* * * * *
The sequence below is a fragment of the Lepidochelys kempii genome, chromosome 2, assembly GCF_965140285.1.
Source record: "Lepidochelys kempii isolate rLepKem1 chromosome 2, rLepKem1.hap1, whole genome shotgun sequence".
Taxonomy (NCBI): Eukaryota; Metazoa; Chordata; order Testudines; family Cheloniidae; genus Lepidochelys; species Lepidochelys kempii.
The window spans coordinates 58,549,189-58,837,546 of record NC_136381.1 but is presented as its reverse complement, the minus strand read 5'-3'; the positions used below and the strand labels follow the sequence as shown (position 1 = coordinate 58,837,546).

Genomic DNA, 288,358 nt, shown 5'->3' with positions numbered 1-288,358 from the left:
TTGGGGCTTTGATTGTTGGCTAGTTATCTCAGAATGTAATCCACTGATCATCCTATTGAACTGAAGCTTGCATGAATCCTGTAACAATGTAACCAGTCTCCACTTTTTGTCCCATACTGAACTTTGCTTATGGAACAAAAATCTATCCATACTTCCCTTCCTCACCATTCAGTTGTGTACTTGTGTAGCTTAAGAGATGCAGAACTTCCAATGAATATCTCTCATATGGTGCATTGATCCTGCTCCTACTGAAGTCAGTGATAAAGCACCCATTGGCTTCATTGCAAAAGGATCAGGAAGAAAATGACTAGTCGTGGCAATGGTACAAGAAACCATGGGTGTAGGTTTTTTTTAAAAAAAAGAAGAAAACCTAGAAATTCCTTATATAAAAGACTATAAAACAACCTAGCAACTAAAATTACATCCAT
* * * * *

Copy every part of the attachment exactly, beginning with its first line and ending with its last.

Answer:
The sequence below is a fragment of the Lepidochelys kempii genome, chromosome 2, assembly GCF_965140285.1.
Source record: "Lepidochelys kempii isolate rLepKem1 chromosome 2, rLepKem1.hap1, whole genome shotgun sequence".
Taxonomy (NCBI): Eukaryota; Metazoa; Chordata; order Testudines; family Cheloniidae; genus Lepidochelys; species Lepidochelys kempii.
The window spans coordinates 58,549,189-58,837,546 of record NC_136381.1 but is presented as its reverse complement, the minus strand read 5'-3'; the positions used below and the strand labels follow the sequence as shown (position 1 = coordinate 58,837,546).

Genomic DNA, 288,358 nt, shown 5'->3' with positions numbered 1-288,358 from the left:
TTGGGGCTTTGATTGTTGGCTAGTTATCTCAGAATGTAATCCACTGATCATCCTATTGAACTGAAGCTTGCATGAATCCTGTAACAATGTAACCAGTCTCCACTTTTTGTCCCATACTGAACTTTGCTTATGGAACAAAAATCTATCCATACTTCCCTTCCTCACCATTCAGTTGTGTACTTGTGTAGCTTAAGAGATGCAGAACTTCCAATGAATATCTCTCATATGGTGCATTGATCCTGCTCCTACTGAAGTCAGTGATAAAGCACCCATTGGCTTCATTGCAAAAGGATCAGGAAGAAAATGACTAGTCGTGGCAATGGTACAAGAAACCATGGGTGTAGGTTTTTTTTAAAAAAAAGAAGAAAACCTAGAAATTCCTTATATAAAAGACTATAAAACAACCTAGCAACTAAAATTACATCCAT